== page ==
As part of a new series of posts, I’ve invited lawyers I know who practice other areas of law my clients and readers might find interesting or helpful to author guest posts I’ll publis here on my site. Our first guest post is authored by Ellen Williamson. Ellen focuses her law practice on estate planning, probate, and guardianship matters in Dallas and surrounding counties and enjoys helping clients plan ahead for their families’ future needs and assisting clients dealing with the loss or incapacity of a loved one. For more information, please visit Ellen’s website at

What happens to a person’s assets and debts when they die? You may know that a person’s assets pass either to the beneficiaries of a will/trust/beneficiary designation or, in the absence of such planning, according to the will the state of Texas wrote for you. But what about debts?

Well, generally, a decedent’s debts become obligations of his estate. Some of the types of debt that comes up in probate estates won’t surprise you: secured debt (mortgage, car note), funeral expenses, estate administration expenses, general unsecured debt (credit cards, medical bills, etc.). And in some cases, if the decedent received Medicaid benefits during his life, the Medicaid Estate Recovery Program may make a claim for the value of care.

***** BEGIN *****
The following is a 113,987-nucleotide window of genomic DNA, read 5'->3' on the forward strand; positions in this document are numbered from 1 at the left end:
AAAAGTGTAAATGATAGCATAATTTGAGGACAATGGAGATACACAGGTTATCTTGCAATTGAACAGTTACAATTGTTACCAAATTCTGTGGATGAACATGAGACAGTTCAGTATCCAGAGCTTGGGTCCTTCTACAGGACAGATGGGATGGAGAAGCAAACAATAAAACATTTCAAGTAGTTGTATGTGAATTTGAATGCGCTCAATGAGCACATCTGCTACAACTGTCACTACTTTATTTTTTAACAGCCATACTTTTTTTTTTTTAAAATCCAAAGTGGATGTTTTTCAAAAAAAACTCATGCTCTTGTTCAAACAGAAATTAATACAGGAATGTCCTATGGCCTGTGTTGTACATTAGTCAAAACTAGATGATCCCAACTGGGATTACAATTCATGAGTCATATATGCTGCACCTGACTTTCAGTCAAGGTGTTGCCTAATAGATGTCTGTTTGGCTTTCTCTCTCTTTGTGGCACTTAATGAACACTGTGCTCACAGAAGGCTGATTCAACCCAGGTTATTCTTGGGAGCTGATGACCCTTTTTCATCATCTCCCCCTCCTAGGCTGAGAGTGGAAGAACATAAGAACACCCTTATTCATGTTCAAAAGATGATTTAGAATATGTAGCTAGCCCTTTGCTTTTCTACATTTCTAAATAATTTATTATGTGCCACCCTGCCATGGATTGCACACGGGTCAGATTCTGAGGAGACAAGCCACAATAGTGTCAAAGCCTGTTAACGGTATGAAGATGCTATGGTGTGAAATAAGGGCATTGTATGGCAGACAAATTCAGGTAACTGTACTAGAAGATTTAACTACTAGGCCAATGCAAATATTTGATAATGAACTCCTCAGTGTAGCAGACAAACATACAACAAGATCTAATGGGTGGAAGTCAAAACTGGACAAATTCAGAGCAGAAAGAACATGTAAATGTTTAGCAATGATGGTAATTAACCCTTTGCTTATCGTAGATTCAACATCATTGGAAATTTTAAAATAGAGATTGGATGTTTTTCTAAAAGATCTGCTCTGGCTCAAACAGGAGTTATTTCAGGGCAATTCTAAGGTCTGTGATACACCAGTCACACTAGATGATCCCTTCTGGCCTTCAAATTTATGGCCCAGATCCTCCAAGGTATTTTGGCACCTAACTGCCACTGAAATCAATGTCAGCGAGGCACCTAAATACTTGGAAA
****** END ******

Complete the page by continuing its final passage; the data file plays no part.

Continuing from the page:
But did you know that if the decedent was incarcerated, the state of Texas can bring a claim against his estate for the cost of his confinement? Yes, that’s right: if you’re a guest at the gray bar hotel, in some circumstances, the state may pass the tab along to your estate.

There are a few important limitations on the state’s ability to bring such a claim. First, the state may not enforce a claim if the inmate was survived by a spouse, dependent, or disabled child. Second, and of note for estate planning, only the inmate’s probate estate is subject to such claims.

Just as a person anticipating future Medicaid need may wish to estate plan with the intent to minimize which assets pass subject to probate, similar planning may be appropriate when the client or a member of the client’s family is incarcerated.

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